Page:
From the linking side, you get the benefit of a strong linking structure, which is built on a combination of quality, relevant internal and external links. From the recipient side, you get the benefit of domain authority.
Which begs the question: how do you get backlinks?
By writing great content that provides information that’s genuinely useful and worth linking to.
2. Schema Markup
The whole point of SEO is getting a search engine to read your site the right way. The trouble is, a search engine isn’t a person. It’s a program. And it reads your site as a computer program would.
So, if you want your site to rank well, you need to make sure a search engine can actually read it.
This is where schema markup comes in handy.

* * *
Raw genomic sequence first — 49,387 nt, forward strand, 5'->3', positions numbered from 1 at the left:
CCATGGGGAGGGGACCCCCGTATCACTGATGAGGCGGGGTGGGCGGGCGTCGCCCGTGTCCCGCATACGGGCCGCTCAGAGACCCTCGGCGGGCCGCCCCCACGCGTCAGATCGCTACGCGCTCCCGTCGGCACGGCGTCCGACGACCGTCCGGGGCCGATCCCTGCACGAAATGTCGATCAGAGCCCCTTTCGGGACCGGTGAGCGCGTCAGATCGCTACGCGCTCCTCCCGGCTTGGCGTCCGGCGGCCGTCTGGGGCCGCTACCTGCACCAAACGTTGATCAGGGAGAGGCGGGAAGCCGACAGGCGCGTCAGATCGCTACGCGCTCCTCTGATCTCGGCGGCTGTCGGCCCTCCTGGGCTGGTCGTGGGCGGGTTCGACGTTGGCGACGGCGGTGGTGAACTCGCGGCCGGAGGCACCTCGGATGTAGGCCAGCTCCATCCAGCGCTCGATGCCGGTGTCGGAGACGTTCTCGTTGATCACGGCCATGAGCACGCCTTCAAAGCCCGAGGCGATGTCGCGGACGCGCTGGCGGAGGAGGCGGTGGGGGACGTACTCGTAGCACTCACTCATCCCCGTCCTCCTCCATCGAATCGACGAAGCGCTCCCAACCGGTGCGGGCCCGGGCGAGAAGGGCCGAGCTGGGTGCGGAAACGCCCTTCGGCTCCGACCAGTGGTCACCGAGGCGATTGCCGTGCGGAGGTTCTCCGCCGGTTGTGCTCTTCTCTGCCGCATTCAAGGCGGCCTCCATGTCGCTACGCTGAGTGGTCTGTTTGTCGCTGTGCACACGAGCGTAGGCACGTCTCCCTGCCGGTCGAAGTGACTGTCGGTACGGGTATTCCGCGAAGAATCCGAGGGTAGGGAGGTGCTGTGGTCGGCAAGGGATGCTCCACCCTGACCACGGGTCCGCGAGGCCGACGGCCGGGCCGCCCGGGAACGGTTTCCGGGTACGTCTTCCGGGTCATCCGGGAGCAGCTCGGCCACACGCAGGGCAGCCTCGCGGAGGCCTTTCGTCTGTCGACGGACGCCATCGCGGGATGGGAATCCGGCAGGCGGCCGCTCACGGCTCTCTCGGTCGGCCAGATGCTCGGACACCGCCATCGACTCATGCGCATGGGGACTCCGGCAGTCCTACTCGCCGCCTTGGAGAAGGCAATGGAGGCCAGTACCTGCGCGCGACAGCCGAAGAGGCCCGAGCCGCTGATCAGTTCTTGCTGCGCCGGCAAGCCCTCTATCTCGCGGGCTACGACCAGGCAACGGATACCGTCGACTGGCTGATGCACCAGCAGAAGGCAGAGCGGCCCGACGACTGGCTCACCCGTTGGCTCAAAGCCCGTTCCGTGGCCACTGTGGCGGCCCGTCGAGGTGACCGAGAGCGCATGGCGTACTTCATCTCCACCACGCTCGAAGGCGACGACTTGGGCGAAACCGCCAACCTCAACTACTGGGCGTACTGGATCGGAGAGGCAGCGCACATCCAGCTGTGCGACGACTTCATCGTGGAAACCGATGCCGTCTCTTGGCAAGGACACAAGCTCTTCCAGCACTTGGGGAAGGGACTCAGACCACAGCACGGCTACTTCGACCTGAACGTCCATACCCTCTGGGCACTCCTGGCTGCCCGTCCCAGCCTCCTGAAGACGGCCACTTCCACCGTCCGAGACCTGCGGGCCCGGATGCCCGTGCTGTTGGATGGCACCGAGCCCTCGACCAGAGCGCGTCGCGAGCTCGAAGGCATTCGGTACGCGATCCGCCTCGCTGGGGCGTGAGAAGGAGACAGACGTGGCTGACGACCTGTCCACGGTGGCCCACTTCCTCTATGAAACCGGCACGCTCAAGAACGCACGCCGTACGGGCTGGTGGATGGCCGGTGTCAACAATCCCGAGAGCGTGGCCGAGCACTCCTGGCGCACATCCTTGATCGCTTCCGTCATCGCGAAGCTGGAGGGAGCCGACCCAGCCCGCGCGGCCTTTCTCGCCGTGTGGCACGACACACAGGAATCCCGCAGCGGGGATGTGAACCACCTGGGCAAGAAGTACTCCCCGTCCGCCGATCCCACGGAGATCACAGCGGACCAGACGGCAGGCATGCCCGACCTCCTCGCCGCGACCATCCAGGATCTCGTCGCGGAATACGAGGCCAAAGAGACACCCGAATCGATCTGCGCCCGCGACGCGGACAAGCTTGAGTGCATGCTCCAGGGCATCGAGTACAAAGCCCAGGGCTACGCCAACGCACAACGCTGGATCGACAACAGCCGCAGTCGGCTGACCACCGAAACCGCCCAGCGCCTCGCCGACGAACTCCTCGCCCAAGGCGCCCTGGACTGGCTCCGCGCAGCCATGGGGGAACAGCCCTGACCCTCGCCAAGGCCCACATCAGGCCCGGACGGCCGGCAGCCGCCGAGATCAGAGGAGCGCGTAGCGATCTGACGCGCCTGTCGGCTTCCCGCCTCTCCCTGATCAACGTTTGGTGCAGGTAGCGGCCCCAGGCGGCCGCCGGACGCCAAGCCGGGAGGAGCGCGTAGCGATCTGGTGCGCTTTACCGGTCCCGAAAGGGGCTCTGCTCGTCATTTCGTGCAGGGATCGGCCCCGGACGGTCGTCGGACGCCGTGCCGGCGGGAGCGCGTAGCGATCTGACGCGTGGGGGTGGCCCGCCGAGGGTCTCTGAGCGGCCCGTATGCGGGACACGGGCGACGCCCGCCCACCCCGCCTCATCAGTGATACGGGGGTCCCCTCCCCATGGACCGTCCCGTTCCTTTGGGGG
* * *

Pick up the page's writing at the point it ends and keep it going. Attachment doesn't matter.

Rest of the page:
What It Is
If words are the language of humans, schema markup is the language of search engines.
Also called structured data, schema markup is a global standardized vocabulary that search engines use to understand web content. Which is great news for web entrepreneurs–if search engines have a standardized language, all you have to do is learn how to speak it.
Basically, schema markup uses semantic vocabulary inserted directly into the coding of your website. Remember: search engines don’t look at a web page, they look at the code.
So, if you put an answer in the code that explicitly explains what’s on a page, it’s far easier for a search engine to index it properly. In fact, a web crawler will reward you for making its life easier.
That’s exactly what schema markup does.
How to Use It
The good news for non-coders is that schema markup doesn’t require a degree in computer science. You just need to copy and paste.
It’s tedious, sure, especially if you have thousands of pages. But you don’t need to be a tech wizard to figure it out.